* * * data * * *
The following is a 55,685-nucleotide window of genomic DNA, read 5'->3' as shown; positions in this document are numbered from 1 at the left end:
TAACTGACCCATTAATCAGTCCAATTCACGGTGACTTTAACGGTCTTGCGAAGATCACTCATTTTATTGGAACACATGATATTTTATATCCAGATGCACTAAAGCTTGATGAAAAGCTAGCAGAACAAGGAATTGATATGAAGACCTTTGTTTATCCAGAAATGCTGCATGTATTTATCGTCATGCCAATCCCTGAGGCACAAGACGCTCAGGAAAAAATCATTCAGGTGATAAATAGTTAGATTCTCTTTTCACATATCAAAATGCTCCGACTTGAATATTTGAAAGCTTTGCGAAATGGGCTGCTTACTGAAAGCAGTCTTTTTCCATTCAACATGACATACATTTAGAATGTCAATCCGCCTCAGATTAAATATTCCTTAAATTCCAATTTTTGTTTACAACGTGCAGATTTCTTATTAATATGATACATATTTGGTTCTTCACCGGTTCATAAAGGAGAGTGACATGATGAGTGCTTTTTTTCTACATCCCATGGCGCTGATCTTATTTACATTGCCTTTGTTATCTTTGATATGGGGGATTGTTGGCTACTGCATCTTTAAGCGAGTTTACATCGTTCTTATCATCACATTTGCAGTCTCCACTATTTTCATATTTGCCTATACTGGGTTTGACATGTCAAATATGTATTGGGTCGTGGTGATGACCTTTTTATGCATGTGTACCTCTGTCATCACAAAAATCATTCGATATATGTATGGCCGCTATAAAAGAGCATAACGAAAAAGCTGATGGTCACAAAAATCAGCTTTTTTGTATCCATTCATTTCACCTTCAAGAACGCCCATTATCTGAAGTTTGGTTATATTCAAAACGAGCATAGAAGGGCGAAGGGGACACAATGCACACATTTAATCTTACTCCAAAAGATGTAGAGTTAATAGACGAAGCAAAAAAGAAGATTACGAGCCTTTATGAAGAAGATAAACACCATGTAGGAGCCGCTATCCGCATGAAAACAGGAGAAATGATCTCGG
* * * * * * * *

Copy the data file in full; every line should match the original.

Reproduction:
The following is a 55,685-nucleotide window of genomic DNA, read 5'->3' as shown; positions in this document are numbered from 1 at the left end:
TAACTGACCCATTAATCAGTCCAATTCACGGTGACTTTAACGGTCTTGCGAAGATCACTCATTTTATTGGAACACATGATATTTTATATCCAGATGCACTAAAGCTTGATGAAAAGCTAGCAGAACAAGGAATTGATATGAAGACCTTTGTTTATCCAGAAATGCTGCATGTATTTATCGTCATGCCAATCCCTGAGGCACAAGACGCTCAGGAAAAAATCATTCAGGTGATAAATAGTTAGATTCTCTTTTCACATATCAAAATGCTCCGACTTGAATATTTGAAAGCTTTGCGAAATGGGCTGCTTACTGAAAGCAGTCTTTTTCCATTCAACATGACATACATTTAGAATGTCAATCCGCCTCAGATTAAATATTCCTTAAATTCCAATTTTTGTTTACAACGTGCAGATTTCTTATTAATATGATACATATTTGGTTCTTCACCGGTTCATAAAGGAGAGTGACATGATGAGTGCTTTTTTTCTACATCCCATGGCGCTGATCTTATTTACATTGCCTTTGTTATCTTTGATATGGGGGATTGTTGGCTACTGCATCTTTAAGCGAGTTTACATCGTTCTTATCATCACATTTGCAGTCTCCACTATTTTCATATTTGCCTATACTGGGTTTGACATGTCAAATATGTATTGGGTCGTGGTGATGACCTTTTTATGCATGTGTACCTCTGTCATCACAAAAATCATTCGATATATGTATGGCCGCTATAAAAGAGCATAACGAAAAAGCTGATGGTCACAAAAATCAGCTTTTTTGTATCCATTCATTTCACCTTCAAGAACGCCCATTATCTGAAGTTTGGTTATATTCAAAACGAGCATAGAAGGGCGAAGGGGACACAATGCACACATTTAATCTTACTCCAAAAGATGTAGAGTTAATAGACGAAGCAAAAAAGAAGATTACGAGCCTTTATGAAGAAGATAAACACCATGTAGGAGCCGCTATCCGCATGAAAACAGGAGAAATGATCTCGG